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the efficient traveller

Siren Communications founder Ann Layton hasn’t had a desktop since 1992, and for good reason. She travels 100 days a year and needs her technology to be mobile.Kevin Van Paassen/The Globe and Mail

The Efficient Traveller is a six-part series that highlights how small-business owners and entrepreneurs can get the most out of their business excursions.

As the founding president of a Canadian travel and tourism public relations firm, Siren Communications, Ann Layton logs about 100 days of travel a year. Technology is absolutely essential to her efficiency.

"I could not do my job without it," she says, "at least not in the manner that I do now."

To continue working while travelling, she became an early adopter of mobile devices during her previous life as worldwide vice-president of public affairs for Fairmont Hotels & Resorts, another job that kept her constantly on the road.

"I have not had a desktop since 1992," says Ms. Layton, who founded her own PR firm in Toronto 13 years ago.

"I work everywhere and anywhere with lightweight portable laptops and my phone, on which I can write whole proposals."

Ms. Layton also relies on well-chosen apps to help her navigate her world, including a world atlas app showing time zones, weather patterns and other information about countries to which she frequently travels.

Amber MacArthur, the founder and president of Konnekt Digital Engagement in Toronto, says that tech has evolved to address the specific needs of the business traveller.

"Tech has made business travel more efficient, especially for those who need to be in touch 24/7," says Ms. MacArthur, a lecturer on tech trends who also is frequently on the go.

"The right gadgets and apps help them stay organized and – especially for the small-business owner – help them save money when planning business trips."

Ms. MacArthur cites two apps she personally uses when travelling for business: Hopper, an airfare predictor, and

HotelTonight, which provides last-minute deals on deluxe hotels and resorts.

"I use both on a regular basis," says Ms. MacArthur, who accesses them on her Apple watch.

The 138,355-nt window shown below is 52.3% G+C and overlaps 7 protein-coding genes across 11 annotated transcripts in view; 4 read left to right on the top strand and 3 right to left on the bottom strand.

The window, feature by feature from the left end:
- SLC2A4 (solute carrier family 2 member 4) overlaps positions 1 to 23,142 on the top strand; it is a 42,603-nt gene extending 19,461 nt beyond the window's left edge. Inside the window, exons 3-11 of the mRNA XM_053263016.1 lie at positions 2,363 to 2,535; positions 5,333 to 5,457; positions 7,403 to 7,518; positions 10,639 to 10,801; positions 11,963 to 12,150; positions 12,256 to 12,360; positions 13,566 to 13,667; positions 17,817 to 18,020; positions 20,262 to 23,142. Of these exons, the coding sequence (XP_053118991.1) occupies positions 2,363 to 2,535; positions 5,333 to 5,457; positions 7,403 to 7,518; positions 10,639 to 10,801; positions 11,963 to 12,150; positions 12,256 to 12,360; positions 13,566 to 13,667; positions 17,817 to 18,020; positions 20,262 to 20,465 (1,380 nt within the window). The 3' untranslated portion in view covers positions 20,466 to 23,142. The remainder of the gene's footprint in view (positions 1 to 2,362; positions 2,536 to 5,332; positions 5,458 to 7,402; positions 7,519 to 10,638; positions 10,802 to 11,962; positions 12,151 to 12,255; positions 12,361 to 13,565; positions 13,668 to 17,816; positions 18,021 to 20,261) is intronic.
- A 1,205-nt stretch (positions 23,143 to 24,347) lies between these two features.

"I am a big fan of the Apple watch for a number of reasons," she continues. "I especially like the built-in activity monitor, which will send out a signal reminding you to stand up and stretch if you've been sitting on a plane for too long."

For her part, Ms. Layton chooses tech that keeps her connected to her clients in 25 countries around the globe – among them Air Canada Vacations, Silversea Cruises, Gansevoort Hotel Group, and the countries Barbados and Dominican Republic. But she is picky about what she will buy.

"My attitude toward technology is that it should be like a toaster – simple to use and utterly effortless, yet delivering a wonderful result," Ms. Layton says. "If it's too complicated – and does not meet the toaster criteria – I just won't use it."

Here are the top tech tools that Ms. Layton uses to keep her business flying in high gear:

Lightweight Asus laptop: "A reliable workhorse. I switched to a laptop before anyone I know. I have not had a desktop since the early 90s when I got a Toshiba 1000 with a little blue screen."

BlackBerry Classic: "I use it as a business tool, pure and simple. My reason for keeping it is the keyboard. I can go weeks using it to write full proposals, respond to emails and do almost anything I would on my laptop."

Waterproof iPod for swimming: "Business travel is exhausting and it is hard to stay fit on the road. I try to swim every day. My waterproof iPod is a great motivator and eliminates the boredom of doing endless laps. It perks me up, which helps when jet-lagged.

Useful apps: "I am obsessed with Rome2rio. This is a brilliant site that tells you the fastest route between two points. Most major travel websites usually try to redirect you to large hubs which often involves backtracking or overnighting. Rome2rio will show you the shortest and most efficient route by car, train or air." "I literally will not book a flight till I consult Seatguru. The app takes much of the guess work out of what type of aircraft you will be on. It prevents you from booking one of the dreaded semi-flat tilted business class seats that have you sliding downwards all night by showing you clearly the seats that won't recline."

Living Earth: "This is an award-winning clock and weather app with amazing graphics. You simply input the destination cities you travel to most often, and swipe between the cities to see not only the exact time at the destination – something I never get quite right– but also the weather patterns, including cloud formations and tropical cyclone tracking. Indispensable."

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